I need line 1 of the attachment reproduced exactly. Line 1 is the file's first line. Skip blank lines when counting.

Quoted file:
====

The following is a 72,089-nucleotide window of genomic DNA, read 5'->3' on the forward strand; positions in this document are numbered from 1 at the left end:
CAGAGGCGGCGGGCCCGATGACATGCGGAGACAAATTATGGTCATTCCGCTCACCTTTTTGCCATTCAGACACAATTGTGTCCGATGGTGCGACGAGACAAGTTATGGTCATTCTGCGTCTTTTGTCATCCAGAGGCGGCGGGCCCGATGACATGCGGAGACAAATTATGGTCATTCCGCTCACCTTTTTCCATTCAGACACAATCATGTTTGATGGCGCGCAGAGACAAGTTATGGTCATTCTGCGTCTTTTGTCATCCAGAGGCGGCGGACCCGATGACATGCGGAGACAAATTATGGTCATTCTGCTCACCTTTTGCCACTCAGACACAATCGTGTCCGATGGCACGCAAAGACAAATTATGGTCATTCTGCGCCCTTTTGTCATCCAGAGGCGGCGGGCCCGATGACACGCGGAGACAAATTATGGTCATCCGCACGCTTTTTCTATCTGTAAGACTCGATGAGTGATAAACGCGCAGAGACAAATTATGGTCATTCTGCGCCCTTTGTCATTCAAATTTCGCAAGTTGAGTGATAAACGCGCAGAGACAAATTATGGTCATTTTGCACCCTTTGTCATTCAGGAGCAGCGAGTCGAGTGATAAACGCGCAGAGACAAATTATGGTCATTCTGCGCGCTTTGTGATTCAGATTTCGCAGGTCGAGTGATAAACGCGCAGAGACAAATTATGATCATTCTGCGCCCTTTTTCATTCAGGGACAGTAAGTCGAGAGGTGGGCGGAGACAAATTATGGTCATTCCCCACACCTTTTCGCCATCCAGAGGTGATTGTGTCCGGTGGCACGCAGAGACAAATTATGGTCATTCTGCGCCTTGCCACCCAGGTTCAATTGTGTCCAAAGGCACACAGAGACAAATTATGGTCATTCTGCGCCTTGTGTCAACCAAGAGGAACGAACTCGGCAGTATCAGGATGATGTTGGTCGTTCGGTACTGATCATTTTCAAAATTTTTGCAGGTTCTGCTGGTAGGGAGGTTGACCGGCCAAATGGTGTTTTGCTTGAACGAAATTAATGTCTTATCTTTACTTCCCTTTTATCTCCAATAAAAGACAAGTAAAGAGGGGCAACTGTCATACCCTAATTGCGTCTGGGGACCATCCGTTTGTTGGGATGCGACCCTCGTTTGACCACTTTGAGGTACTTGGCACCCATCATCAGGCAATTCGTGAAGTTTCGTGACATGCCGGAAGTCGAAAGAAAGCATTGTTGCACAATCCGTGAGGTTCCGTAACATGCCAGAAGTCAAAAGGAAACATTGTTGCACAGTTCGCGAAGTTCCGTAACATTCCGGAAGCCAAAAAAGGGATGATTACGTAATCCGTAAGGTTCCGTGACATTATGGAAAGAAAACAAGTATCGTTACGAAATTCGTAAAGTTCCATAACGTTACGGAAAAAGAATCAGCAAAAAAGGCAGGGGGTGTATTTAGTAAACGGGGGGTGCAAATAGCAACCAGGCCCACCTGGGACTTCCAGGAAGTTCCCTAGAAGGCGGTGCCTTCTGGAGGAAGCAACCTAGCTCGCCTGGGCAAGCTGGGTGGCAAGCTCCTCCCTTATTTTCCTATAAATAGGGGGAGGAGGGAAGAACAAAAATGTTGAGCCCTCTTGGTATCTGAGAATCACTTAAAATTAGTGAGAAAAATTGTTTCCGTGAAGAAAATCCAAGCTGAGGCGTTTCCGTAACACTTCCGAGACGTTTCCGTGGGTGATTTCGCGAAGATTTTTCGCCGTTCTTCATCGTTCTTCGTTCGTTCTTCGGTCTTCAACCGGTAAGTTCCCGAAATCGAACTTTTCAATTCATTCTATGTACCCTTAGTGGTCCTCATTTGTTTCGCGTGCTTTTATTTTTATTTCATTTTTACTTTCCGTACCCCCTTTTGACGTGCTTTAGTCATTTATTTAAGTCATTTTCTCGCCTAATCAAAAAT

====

The following is a 72,089-nucleotide window of genomic DNA, read 5'->3' on the forward strand; positions in this document are numbered from 1 at the left end: